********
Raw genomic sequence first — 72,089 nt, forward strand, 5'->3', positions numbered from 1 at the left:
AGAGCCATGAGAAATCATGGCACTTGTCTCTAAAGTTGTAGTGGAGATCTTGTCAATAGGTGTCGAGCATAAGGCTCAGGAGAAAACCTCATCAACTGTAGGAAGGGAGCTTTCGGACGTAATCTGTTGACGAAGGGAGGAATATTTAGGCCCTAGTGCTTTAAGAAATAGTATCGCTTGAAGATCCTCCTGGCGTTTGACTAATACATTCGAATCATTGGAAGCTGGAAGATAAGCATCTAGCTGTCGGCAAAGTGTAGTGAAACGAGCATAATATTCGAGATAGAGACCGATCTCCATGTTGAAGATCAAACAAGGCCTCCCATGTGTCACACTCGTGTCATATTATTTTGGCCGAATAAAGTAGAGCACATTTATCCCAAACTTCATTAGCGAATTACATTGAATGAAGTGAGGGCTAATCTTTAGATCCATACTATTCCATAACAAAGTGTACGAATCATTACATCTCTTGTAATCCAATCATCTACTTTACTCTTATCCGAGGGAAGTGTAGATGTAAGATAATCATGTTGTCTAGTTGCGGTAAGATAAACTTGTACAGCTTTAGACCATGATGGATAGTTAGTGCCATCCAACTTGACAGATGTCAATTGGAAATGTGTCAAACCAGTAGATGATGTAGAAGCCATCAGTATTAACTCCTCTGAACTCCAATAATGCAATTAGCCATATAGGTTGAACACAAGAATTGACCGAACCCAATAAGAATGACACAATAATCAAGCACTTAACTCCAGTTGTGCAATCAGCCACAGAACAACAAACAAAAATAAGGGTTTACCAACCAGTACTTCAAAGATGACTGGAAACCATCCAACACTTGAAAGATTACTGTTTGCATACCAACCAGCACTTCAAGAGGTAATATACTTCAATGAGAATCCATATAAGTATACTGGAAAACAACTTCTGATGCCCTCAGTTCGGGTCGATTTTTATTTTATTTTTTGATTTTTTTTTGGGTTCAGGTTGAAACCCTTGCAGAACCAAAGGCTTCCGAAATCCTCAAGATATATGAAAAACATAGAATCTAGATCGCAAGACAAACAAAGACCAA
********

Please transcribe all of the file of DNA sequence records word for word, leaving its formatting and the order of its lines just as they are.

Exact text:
Raw genomic sequence first — 72,089 nt, forward strand, 5'->3', positions numbered from 1 at the left:
AGAGCCATGAGAAATCATGGCACTTGTCTCTAAAGTTGTAGTGGAGATCTTGTCAATAGGTGTCGAGCATAAGGCTCAGGAGAAAACCTCATCAACTGTAGGAAGGGAGCTTTCGGACGTAATCTGTTGACGAAGGGAGGAATATTTAGGCCCTAGTGCTTTAAGAAATAGTATCGCTTGAAGATCCTCCTGGCGTTTGACTAATACATTCGAATCATTGGAAGCTGGAAGATAAGCATCTAGCTGTCGGCAAAGTGTAGTGAAACGAGCATAATATTCGAGATAGAGACCGATCTCCATGTTGAAGATCAAACAAGGCCTCCCATGTGTCACACTCGTGTCATATTATTTTGGCCGAATAAAGTAGAGCACATTTATCCCAAACTTCATTAGCGAATTACATTGAATGAAGTGAGGGCTAATCTTTAGATCCATACTATTCCATAACAAAGTGTACGAATCATTACATCTCTTGTAATCCAATCATCTACTTTACTCTTATCCGAGGGAAGTGTAGATGTAAGATAATCATGTTGTCTAGTTGCGGTAAGATAAACTTGTACAGCTTTAGACCATGATGGATAGTTAGTGCCATCCAACTTGACAGATGTCAATTGGAAATGTGTCAAACCAGTAGATGATGTAGAAGCCATCAGTATTAACTCCTCTGAACTCCAATAATGCAATTAGCCATATAGGTTGAACACAAGAATTGACCGAACCCAATAAGAATGACACAATAATCAAGCACTTAACTCCAGTTGTGCAATCAGCCACAGAACAACAAACAAAAATAAGGGTTTACCAACCAGTACTTCAAAGATGACTGGAAACCATCCAACACTTGAAAGATTACTGTTTGCATACCAACCAGCACTTCAAGAGGTAATATACTTCAATGAGAATCCATATAAGTATACTGGAAAACAACTTCTGATGCCCTCAGTTCGGGTCGATTTTTATTTTATTTTTTGATTTTTTTTTGGGTTCAGGTTGAAACCCTTGCAGAACCAAAGGCTTCCGAAATCCTCAAGATATATGAAAAACATAGAATCTAGATCGCAAGACAAACAAAGACCAA